Marks Daily Apple
Serving up health and fitness insights (daily, of course) with a side of irreverence.

Mark's Daily Apple

12 Nov

What’s Living on Your Skin?

iStock 000016173448SmallThe average human body has about 1.2 square meters of skin. Scattered across and nestled in its myriad crevasses and canyons would lie trillions of bacteria, fungi, viruses, and mites. Before you shudder and reach for the bleach and a stiff scouring brush, remember the importance of cultivating and supporting the billions of bacteria living in your gut. Recall the vital roles they play (that we know about) in our health and realize that the skin microbiome isn’t any different. Although research is young, we are learning that the critters living on our skin, who number in the billions per centimeter of skin, are supposed to be there. And even though we don’t know exactly all they’re doing, we know this:

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11 Nov

Expert Certification Adds Accreditation and Advisory Board

ExpertCertlogowhitebackgroundAs you probably know, the Primal Blueprint Expert Certification that launched in late August has been extremely well received, and hundreds of students are currently studying to become Primal Blueprint Certified Experts. In fact, we have 74 graduates already, spanning 24 states and 7 countries, and you can read all about them at the Certified Expert Online Directory. While we are pleased to deliver a successful product to an eager audience, I’m also enthusiastic about the bigger picture of having the primal/paleo/ancestral health movement represented in a general sense when it comes to advanced professional education in the areas of diet, exercise, and health science.

It’s a sure bet that progress in mainstream health, fitness, and medical education will happen at a slow pace. As my friend Dr. Doug McGuff says, “Science and mainstream medicine will come around, but it will take 20 years. I’d rather live on the forefront of health progress than wait.” Don’t hold your breath for our hallowed medical schools to start drilling the docs of tomorrow on the pro-inflammatory effects of gluten ingestion, or why the trigs-to-HDL ratio blood values trump total LDL values when trying to assess heart disease risk factors. Registered Dietitians will likely be still studying off the US Government’s beloved ChooseMyPlate for a while longer before they throw the Primal Blueprint Food Pyramid into their course syllabi.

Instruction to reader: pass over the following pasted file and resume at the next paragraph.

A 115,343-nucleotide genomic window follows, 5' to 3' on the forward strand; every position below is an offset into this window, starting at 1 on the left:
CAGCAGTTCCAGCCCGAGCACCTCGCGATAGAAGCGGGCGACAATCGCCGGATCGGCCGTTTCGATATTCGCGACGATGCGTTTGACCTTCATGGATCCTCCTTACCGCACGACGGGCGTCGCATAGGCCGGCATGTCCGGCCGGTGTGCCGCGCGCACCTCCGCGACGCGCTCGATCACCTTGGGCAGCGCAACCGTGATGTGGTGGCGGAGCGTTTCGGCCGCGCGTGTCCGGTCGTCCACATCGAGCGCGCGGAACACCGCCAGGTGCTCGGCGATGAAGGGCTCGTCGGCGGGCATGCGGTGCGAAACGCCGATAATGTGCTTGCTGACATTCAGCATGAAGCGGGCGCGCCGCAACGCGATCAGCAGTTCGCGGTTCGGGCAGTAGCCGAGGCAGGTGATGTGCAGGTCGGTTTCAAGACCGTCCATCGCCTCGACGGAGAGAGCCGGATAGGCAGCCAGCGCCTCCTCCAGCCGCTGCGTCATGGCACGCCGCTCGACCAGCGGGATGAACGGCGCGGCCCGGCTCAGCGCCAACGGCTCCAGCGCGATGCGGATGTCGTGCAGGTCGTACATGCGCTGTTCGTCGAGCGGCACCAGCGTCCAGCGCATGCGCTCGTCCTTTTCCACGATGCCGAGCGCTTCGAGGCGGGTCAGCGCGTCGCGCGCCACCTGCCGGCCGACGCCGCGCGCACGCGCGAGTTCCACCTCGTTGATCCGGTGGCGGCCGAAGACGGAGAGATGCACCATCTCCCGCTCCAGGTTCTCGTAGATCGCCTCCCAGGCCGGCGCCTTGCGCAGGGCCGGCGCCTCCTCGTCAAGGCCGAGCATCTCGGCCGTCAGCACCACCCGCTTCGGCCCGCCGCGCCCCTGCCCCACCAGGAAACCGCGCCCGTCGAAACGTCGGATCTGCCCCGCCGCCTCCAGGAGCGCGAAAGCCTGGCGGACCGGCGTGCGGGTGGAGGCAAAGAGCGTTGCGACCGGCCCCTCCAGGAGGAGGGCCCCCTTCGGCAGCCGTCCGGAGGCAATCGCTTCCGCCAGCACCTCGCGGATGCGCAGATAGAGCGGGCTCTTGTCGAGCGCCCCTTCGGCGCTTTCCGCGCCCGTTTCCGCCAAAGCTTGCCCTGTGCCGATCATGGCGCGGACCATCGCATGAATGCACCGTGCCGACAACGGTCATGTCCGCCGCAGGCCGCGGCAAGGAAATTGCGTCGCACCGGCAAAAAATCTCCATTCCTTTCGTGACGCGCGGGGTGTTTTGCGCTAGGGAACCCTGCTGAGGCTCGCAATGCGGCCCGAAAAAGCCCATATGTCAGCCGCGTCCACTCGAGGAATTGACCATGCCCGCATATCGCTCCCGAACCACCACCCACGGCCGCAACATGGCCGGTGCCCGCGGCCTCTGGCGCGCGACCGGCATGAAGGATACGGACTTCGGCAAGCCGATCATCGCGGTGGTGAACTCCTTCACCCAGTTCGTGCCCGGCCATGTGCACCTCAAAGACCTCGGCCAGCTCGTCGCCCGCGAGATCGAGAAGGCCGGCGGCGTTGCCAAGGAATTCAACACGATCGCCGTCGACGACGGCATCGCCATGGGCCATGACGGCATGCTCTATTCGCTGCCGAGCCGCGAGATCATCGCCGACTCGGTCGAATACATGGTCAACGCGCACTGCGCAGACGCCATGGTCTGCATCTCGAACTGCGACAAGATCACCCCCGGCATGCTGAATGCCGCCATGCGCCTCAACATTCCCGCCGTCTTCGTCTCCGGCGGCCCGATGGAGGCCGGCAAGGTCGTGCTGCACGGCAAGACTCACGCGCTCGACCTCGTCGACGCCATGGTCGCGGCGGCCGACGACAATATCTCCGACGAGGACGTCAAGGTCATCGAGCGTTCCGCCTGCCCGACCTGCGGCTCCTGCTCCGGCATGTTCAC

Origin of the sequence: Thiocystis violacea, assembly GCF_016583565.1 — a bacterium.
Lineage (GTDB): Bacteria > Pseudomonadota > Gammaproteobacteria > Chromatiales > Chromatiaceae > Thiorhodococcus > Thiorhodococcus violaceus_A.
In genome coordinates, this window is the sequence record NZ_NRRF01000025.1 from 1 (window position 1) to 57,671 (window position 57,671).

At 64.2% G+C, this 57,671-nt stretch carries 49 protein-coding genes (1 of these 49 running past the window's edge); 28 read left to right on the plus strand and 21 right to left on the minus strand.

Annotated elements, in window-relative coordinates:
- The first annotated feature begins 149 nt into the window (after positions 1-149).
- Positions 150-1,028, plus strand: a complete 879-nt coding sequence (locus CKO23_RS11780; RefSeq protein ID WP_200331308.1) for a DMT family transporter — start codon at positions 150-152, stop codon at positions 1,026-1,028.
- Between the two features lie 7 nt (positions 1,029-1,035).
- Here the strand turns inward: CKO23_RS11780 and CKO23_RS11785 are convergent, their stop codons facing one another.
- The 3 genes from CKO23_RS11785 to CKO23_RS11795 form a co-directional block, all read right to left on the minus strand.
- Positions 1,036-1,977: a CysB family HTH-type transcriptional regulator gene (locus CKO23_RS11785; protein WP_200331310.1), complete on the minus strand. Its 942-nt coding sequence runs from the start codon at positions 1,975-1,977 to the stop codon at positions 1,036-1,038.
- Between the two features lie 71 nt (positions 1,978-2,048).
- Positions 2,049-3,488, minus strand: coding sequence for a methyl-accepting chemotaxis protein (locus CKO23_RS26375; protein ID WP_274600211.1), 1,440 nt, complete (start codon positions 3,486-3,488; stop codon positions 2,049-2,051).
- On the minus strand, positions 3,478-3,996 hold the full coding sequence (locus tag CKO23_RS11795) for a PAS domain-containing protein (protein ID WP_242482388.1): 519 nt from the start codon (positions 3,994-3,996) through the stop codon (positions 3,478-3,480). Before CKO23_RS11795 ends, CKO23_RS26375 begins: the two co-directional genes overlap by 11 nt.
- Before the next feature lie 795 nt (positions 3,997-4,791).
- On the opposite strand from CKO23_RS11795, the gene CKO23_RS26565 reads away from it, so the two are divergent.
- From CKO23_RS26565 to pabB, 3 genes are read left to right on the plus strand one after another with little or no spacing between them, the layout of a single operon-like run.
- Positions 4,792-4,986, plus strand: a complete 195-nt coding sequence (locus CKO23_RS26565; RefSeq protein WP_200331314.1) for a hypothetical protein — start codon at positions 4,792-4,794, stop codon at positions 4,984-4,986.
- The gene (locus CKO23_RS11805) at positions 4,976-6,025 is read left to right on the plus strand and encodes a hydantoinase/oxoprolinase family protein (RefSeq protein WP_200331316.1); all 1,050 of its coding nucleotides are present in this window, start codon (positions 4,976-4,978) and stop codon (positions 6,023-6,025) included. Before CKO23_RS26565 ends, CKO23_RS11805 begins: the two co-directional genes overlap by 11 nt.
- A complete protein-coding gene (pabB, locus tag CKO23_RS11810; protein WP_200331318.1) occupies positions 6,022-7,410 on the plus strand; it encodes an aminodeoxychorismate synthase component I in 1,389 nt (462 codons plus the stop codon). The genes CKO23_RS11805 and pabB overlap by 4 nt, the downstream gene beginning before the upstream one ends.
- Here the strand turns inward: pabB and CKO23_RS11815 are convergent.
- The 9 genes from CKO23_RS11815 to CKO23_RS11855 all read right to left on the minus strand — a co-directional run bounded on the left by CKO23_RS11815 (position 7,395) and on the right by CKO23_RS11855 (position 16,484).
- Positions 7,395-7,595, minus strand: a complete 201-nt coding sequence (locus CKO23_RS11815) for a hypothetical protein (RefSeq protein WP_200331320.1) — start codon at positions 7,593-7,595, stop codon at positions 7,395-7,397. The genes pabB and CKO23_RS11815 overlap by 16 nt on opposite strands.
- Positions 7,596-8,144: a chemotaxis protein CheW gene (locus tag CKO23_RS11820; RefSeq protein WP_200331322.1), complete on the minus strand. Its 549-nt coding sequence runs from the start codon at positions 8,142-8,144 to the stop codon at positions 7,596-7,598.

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10 Nov

Dear Mark: Kerrygold and GMOs, Primal Jainism, and Saffron as a Supplement

butter3For today’s edition of Dear Mark, I’m answering three questions. First, the matter of Kerrygold butter. It’s the go-to option for Primal butter eaters, but it’s also neither organic nor GMO feed-free. Is this a problem and should I withdraw my recommendation? Next, can a person who eats no meat, no eggs, no seafood, no tubers, and a limited selection of fruits and vegetables go Primal? Probably not, but that’s not the end of the world. And finally, what’s the deal with using saffron as a supplement? It appears to be effective at reducing appetite, but what else does it do?

Let’s go:

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9 Nov

Weekend Link Love – Edition 321

weekend link love2I hung out with Joel Zaslofsky on his Smart and Simple Matters podcast the other day. We had a great chat that I think you’ll love to hear, so go listen.

Steve Marsh is an organic farmer from Australia who lost his organic certification after his fields were contaminated and infiltrated by GMO crops from an adjacent farm. Having lost his case against the neighboring farm, he’s $800k in the hole and needs your help.

Research of the Week

Scientists have found a safer alternative to antibiotics that sidesteps the problem of antibiotic resistance. Hopefully, it works.

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8 Nov

Crispy Skin Salmon with Nori Vinaigrette

Salmon Salad1 300x200Nori is known and loved as a wrap for sushi, but you don’t need a gob of rice to enjoy the mild-flavored, toasted sheets of seaweed. Toasted nori sheets can be ground into powder (a coffee grinder works well for this) and the powder can sprinkled liberally as a seasoning for meat, seafood, vegetables, sauces and dressings. In other words, if you like the flavor of seaweed you can add nori powder to just about anything.

Like other types of sea vegetables, nori is a good source of healthy minerals, so the more ways you have to add it to your diet, the better. Mash nori powder up with butter (and melt it over meat and roasted veggies), blend it with sea salt, or, follow this recipe and whisk nori into a vinaigrette.

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© 2014 Mark's Daily Apple

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